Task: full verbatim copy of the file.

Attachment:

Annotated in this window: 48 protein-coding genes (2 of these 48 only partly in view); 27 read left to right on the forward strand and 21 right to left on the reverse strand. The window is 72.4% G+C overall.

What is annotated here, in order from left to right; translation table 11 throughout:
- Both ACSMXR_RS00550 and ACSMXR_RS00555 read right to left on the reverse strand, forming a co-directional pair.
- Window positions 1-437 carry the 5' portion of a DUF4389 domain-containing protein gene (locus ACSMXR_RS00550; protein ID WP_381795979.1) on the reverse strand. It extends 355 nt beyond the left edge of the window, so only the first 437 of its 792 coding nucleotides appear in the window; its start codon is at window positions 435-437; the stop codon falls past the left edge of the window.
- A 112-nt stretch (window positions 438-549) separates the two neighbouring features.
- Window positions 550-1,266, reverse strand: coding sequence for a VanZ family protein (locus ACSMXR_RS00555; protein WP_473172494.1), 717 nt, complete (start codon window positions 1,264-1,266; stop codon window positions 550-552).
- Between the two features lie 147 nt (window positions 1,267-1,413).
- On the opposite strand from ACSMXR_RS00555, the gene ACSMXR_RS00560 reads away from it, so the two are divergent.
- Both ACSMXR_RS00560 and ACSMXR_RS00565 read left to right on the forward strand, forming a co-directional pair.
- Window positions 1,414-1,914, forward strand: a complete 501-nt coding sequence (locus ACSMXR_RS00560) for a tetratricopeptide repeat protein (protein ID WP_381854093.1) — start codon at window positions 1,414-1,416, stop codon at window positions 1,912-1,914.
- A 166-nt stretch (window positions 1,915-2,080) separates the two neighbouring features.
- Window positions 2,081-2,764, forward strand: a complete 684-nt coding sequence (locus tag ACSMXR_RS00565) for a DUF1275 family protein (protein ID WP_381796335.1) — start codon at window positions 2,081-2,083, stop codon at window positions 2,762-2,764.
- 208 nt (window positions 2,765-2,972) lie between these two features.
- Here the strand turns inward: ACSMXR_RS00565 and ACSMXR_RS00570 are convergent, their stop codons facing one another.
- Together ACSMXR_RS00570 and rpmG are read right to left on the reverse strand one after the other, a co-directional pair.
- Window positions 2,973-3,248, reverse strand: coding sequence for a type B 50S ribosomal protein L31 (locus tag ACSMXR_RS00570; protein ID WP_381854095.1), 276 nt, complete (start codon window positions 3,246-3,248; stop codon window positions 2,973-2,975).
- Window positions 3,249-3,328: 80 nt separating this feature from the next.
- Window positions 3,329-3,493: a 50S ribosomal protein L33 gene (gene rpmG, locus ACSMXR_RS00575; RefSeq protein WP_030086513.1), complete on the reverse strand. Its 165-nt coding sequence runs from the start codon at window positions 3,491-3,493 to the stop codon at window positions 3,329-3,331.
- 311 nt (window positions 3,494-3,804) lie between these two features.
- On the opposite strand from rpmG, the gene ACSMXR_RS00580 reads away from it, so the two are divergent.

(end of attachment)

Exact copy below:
Annotated in this window: 48 protein-coding genes (2 of these 48 only partly in view); 27 read left to right on the forward strand and 21 right to left on the reverse strand. The window is 72.4% G+C overall.

What is annotated here, in order from left to right; translation table 11 throughout:
- Both ACSMXR_RS00550 and ACSMXR_RS00555 read right to left on the reverse strand, forming a co-directional pair.
- Window positions 1-437 carry the 5' portion of a DUF4389 domain-containing protein gene (locus ACSMXR_RS00550; protein ID WP_381795979.1) on the reverse strand. It extends 355 nt beyond the left edge of the window, so only the first 437 of its 792 coding nucleotides appear in the window; its start codon is at window positions 435-437; the stop codon falls past the left edge of the window.
- A 112-nt stretch (window positions 438-549) separates the two neighbouring features.
- Window positions 550-1,266, reverse strand: coding sequence for a VanZ family protein (locus ACSMXR_RS00555; protein WP_473172494.1), 717 nt, complete (start codon window positions 1,264-1,266; stop codon window positions 550-552).
- Between the two features lie 147 nt (window positions 1,267-1,413).
- On the opposite strand from ACSMXR_RS00555, the gene ACSMXR_RS00560 reads away from it, so the two are divergent.
- Both ACSMXR_RS00560 and ACSMXR_RS00565 read left to right on the forward strand, forming a co-directional pair.
- Window positions 1,414-1,914, forward strand: a complete 501-nt coding sequence (locus ACSMXR_RS00560) for a tetratricopeptide repeat protein (protein ID WP_381854093.1) — start codon at window positions 1,414-1,416, stop codon at window positions 1,912-1,914.
- A 166-nt stretch (window positions 1,915-2,080) separates the two neighbouring features.
- Window positions 2,081-2,764, forward strand: a complete 684-nt coding sequence (locus tag ACSMXR_RS00565) for a DUF1275 family protein (protein ID WP_381796335.1) — start codon at window positions 2,081-2,083, stop codon at window positions 2,762-2,764.
- 208 nt (window positions 2,765-2,972) lie between these two features.
- Here the strand turns inward: ACSMXR_RS00565 and ACSMXR_RS00570 are convergent, their stop codons facing one another.
- Together ACSMXR_RS00570 and rpmG are read right to left on the reverse strand one after the other, a co-directional pair.
- Window positions 2,973-3,248, reverse strand: coding sequence for a type B 50S ribosomal protein L31 (locus tag ACSMXR_RS00570; protein ID WP_381854095.1), 276 nt, complete (start codon window positions 3,246-3,248; stop codon window positions 2,973-2,975).
- Window positions 3,249-3,328: 80 nt separating this feature from the next.
- Window positions 3,329-3,493: a 50S ribosomal protein L33 gene (gene rpmG, locus ACSMXR_RS00575; RefSeq protein WP_030086513.1), complete on the reverse strand. Its 165-nt coding sequence runs from the start codon at window positions 3,491-3,493 to the stop codon at window positions 3,329-3,331.
- 311 nt (window positions 3,494-3,804) lie between these two features.
- On the opposite strand from rpmG, the gene ACSMXR_RS00580 reads away from it, so the two are divergent.